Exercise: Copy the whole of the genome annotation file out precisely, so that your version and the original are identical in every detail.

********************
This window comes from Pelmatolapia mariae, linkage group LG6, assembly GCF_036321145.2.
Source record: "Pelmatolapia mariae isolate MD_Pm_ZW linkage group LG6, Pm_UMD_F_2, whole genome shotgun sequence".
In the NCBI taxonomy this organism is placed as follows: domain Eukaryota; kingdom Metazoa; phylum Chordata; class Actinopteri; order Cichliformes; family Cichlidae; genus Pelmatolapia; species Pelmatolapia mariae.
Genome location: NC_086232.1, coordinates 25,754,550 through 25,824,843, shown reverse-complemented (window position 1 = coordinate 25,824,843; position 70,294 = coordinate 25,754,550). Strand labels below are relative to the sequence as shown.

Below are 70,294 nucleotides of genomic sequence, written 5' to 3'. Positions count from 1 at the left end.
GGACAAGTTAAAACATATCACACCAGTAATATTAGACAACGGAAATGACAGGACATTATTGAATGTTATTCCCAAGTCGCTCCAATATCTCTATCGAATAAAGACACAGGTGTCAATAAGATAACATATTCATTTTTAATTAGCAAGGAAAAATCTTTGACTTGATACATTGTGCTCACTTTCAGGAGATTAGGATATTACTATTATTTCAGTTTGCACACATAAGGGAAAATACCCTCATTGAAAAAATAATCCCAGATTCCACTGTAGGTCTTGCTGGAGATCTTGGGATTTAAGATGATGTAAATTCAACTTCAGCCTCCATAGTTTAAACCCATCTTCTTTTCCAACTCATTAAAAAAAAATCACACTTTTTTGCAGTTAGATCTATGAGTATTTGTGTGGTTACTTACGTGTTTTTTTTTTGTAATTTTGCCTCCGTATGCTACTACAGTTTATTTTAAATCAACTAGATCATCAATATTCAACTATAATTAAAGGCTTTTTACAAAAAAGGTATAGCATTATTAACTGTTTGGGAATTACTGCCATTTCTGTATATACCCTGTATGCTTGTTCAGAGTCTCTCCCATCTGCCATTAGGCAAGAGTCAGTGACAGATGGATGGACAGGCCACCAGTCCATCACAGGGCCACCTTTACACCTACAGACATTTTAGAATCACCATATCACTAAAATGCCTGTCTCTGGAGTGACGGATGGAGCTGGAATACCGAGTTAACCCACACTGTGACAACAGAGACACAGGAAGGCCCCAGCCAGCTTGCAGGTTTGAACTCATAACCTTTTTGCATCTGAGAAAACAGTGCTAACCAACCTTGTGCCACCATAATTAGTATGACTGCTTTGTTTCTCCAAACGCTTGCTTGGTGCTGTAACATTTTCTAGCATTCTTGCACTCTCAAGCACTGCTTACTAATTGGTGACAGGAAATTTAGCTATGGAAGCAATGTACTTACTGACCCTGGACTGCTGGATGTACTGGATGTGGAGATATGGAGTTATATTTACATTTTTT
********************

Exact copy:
This window comes from Pelmatolapia mariae, linkage group LG6, assembly GCF_036321145.2.
Source record: "Pelmatolapia mariae isolate MD_Pm_ZW linkage group LG6, Pm_UMD_F_2, whole genome shotgun sequence".
In the NCBI taxonomy this organism is placed as follows: domain Eukaryota; kingdom Metazoa; phylum Chordata; class Actinopteri; order Cichliformes; family Cichlidae; genus Pelmatolapia; species Pelmatolapia mariae.
Genome location: NC_086232.1, coordinates 25,754,550 through 25,824,843, shown reverse-complemented (window position 1 = coordinate 25,824,843; position 70,294 = coordinate 25,754,550). Strand labels below are relative to the sequence as shown.

Below are 70,294 nucleotides of genomic sequence, written 5' to 3'. Positions count from 1 at the left end.
GGACAAGTTAAAACATATCACACCAGTAATATTAGACAACGGAAATGACAGGACATTATTGAATGTTATTCCCAAGTCGCTCCAATATCTCTATCGAATAAAGACACAGGTGTCAATAAGATAACATATTCATTTTTAATTAGCAAGGAAAAATCTTTGACTTGATACATTGTGCTCACTTTCAGGAGATTAGGATATTACTATTATTTCAGTTTGCACACATAAGGGAAAATACCCTCATTGAAAAAATAATCCCAGATTCCACTGTAGGTCTTGCTGGAGATCTTGGGATTTAAGATGATGTAAATTCAACTTCAGCCTCCATAGTTTAAACCCATCTTCTTTTCCAACTCATTAAAAAAAAATCACACTTTTTTGCAGTTAGATCTATGAGTATTTGTGTGGTTACTTACGTGTTTTTTTTTTGTAATTTTGCCTCCGTATGCTACTACAGTTTATTTTAAATCAACTAGATCATCAATATTCAACTATAATTAAAGGCTTTTTACAAAAAAGGTATAGCATTATTAACTGTTTGGGAATTACTGCCATTTCTGTATATACCCTGTATGCTTGTTCAGAGTCTCTCCCATCTGCCATTAGGCAAGAGTCAGTGACAGATGGATGGACAGGCCACCAGTCCATCACAGGGCCACCTTTACACCTACAGACATTTTAGAATCACCATATCACTAAAATGCCTGTCTCTGGAGTGACGGATGGAGCTGGAATACCGAGTTAACCCACACTGTGACAACAGAGACACAGGAAGGCCCCAGCCAGCTTGCAGGTTTGAACTCATAACCTTTTTGCATCTGAGAAAACAGTGCTAACCAACCTTGTGCCACCATAATTAGTATGACTGCTTTGTTTCTCCAAACGCTTGCTTGGTGCTGTAACATTTTCTAGCATTCTTGCACTCTCAAGCACTGCTTACTAATTGGTGACAGGAAATTTAGCTATGGAAGCAATGTACTTACTGACCCTGGACTGCTGGATGTACTGGATGTGGAGATATGGAGTTATATTTACATTTTTT